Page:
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Abstract: Factors in stability of autologous serum eyedrops

This is an important study on serum drops which you should definitely take note of if you are using them or considering using them (or even had an unsuccessful attempt at using them). Or if you are a doctor employing this treatment or considering it. It was published last year and although I knew it was coming out, I still managed to miss it (sorry about that).

Based on what I hear from patients there is unfortunately very little standardization in the storage of serum eyedrops.

If you are using serum drops and they are being given to you in vials which are each meant to be used for days or weeks at a time, or if you are not keeping your drops frozen until use and the active vial refrigerated until used up, I strongly encourage you to read this abstract (conclusions at least), take it to your doctor and as if s/he has read the study.

Cornea. 2009 Feb;28(2):200-5.
Time- and temperature-dependent stability of growth factor peptides in human autologous serum eye drops.
Bradley JC, Simoni J, Bradley RH, McCartney DL, Brown SM.
Department of Ophthalmology and Visual Sciences, University of California at Davis, Sacramento, CA, USA.

PURPOSES: To develop a step-by-step production method for human autologous serum (AS) eye drops that was broadly compliant with US Food and Drug Administration requirements for reinjection of processed biological substances. To determine optimum storage conditions for AS eye drops by measuring the concentration of growth factor peptides (GFP) as a function of storage temperature and storage duration.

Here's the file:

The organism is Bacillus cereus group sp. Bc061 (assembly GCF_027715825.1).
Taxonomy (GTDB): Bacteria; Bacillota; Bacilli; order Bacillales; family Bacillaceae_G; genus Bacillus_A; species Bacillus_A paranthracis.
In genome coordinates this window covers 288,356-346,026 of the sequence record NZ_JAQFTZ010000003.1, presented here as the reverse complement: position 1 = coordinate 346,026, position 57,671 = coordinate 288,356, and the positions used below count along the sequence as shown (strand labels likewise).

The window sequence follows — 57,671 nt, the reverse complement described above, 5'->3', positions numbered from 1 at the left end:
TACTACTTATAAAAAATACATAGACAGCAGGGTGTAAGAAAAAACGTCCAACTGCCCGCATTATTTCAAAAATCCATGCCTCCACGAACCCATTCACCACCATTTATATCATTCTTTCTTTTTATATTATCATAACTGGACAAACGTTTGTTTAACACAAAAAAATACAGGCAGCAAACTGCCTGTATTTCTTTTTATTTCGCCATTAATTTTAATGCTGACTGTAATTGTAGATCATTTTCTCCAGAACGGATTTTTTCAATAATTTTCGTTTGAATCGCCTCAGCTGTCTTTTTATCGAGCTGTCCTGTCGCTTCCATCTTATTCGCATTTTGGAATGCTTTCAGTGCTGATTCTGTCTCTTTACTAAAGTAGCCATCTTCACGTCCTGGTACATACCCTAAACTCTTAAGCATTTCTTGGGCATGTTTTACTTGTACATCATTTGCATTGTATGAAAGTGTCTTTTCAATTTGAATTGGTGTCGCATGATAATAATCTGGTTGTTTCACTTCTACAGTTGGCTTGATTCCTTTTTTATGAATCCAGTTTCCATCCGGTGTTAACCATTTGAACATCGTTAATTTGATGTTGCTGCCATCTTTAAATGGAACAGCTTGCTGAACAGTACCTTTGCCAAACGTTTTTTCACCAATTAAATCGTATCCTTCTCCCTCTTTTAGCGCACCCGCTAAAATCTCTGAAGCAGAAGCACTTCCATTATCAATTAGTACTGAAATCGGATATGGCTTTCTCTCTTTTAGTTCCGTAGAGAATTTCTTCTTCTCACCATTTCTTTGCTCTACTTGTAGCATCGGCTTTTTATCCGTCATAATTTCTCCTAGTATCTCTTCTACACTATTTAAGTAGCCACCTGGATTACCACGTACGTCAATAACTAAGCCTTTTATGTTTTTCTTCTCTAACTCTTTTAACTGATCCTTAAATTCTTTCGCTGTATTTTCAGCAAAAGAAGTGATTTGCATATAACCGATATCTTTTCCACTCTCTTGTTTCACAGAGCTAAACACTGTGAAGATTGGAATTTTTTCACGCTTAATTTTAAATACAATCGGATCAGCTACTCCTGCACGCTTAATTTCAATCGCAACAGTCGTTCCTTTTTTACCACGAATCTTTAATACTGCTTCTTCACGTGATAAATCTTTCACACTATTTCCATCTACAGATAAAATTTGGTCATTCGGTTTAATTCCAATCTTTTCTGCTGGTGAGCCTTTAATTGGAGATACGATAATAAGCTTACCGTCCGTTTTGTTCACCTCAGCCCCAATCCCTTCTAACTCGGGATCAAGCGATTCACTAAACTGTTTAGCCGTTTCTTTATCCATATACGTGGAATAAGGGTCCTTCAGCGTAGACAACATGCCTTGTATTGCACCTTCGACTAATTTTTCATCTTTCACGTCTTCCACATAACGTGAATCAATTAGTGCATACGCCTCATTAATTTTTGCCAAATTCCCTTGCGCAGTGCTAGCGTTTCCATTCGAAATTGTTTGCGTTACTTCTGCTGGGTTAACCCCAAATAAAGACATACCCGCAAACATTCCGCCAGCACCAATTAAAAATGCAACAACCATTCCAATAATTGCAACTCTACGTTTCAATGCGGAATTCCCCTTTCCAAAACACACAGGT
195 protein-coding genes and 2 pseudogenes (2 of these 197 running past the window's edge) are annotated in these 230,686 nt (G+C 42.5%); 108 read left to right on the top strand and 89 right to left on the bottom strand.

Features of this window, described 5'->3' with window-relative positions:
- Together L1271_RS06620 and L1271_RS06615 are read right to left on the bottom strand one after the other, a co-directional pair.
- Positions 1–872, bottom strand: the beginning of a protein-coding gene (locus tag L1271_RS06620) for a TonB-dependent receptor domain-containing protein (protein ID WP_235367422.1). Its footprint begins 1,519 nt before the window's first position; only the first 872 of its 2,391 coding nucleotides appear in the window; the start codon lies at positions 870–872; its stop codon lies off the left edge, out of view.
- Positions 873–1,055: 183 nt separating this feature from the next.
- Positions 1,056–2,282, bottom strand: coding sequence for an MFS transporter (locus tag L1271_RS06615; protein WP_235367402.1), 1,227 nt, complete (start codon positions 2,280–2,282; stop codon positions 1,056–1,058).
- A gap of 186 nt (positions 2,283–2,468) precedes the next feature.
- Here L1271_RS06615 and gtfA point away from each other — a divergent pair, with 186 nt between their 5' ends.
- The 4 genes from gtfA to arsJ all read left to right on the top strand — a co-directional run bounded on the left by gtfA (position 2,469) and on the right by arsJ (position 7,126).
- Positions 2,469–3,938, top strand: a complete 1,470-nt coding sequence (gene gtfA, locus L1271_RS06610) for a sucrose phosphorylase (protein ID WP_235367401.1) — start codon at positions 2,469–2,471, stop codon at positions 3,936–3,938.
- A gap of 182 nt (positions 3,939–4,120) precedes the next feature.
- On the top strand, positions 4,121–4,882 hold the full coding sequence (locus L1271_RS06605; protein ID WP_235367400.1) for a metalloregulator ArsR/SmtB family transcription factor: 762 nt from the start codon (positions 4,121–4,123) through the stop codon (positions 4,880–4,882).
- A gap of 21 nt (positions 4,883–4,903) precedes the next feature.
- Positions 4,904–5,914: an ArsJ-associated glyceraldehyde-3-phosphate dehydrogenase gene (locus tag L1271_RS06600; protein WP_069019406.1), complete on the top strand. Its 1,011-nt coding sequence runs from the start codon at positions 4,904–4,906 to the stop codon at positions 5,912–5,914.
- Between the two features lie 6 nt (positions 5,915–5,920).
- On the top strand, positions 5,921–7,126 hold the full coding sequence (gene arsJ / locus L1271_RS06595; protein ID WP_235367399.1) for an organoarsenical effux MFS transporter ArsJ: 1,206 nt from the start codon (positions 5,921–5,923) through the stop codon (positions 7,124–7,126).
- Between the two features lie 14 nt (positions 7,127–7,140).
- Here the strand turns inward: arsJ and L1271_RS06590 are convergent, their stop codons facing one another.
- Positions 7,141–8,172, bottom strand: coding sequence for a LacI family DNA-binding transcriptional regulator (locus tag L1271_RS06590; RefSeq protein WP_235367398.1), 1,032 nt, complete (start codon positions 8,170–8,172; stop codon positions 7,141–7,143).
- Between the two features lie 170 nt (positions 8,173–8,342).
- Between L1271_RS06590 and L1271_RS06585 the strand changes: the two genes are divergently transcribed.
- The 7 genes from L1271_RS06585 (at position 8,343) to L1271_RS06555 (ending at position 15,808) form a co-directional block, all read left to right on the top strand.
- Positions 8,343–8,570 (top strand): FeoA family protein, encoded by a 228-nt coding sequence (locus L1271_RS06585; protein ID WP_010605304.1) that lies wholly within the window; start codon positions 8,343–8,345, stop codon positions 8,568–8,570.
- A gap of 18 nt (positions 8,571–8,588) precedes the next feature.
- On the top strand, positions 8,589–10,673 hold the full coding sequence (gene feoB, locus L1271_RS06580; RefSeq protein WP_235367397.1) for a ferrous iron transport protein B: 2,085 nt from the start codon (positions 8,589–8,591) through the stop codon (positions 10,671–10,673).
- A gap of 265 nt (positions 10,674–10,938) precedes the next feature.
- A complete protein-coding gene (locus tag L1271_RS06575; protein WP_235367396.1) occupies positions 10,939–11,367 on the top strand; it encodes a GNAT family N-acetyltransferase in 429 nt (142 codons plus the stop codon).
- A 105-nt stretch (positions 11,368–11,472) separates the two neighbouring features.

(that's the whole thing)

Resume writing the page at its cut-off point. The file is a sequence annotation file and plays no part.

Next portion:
METHODS: AS derived from the blood of 3 healthy male volunteers was produced using a closed, vacuum-driven, cascade-filtration system under sterile, low-pyrogen conditions. In-process controls included methods for monitoring protein electrophoretic mobility and degradation rate and the content of free hemoglobin and endotoxin. Stability of transforming growth factor beta1, substance P, nerve growth factor, calcitonin gene-related peptide, insulin-like growth factor 1, and epidermal growth factor was evaluated at -15 degrees C, +4 degrees C, +25 degrees C, +37 degrees C, and +42 degrees C at different time intervals (hours to weeks). The main outcome measures were the concentrations of GFP, endotoxin, and lipid peroxidation by-products (a proxy measure for protein degradation) in dilute AS.

RESULTS: The stability of GFP varies: transforming growth factor beta1, nerve growth factor, epidermal growth factor, and insulin-like growth factor 1 were more temperature and time resistant, but substance P and calcitonin gene-related peptide significantly degraded at +4 degrees C in 24 hours. Endotoxin and lipid peroxidation by-products were not significantly increased by processing.

CONCLUSIONS: This pilot study developed a closed, cascade-filtration system that was an effective method for the production of high-quality, low-pyrogen AS. The processing method broadly complied with Food and Drug Administration requirements for reinjection of biological substances. Variable GFP stability was observed at +4 degrees C and above. For clinical use, AS should be packaged in daily-use containers, which should be stored frozen; the container in active use should be refrigerated between doses.

This study won an award for best cornea research with a first author under 40 years old.
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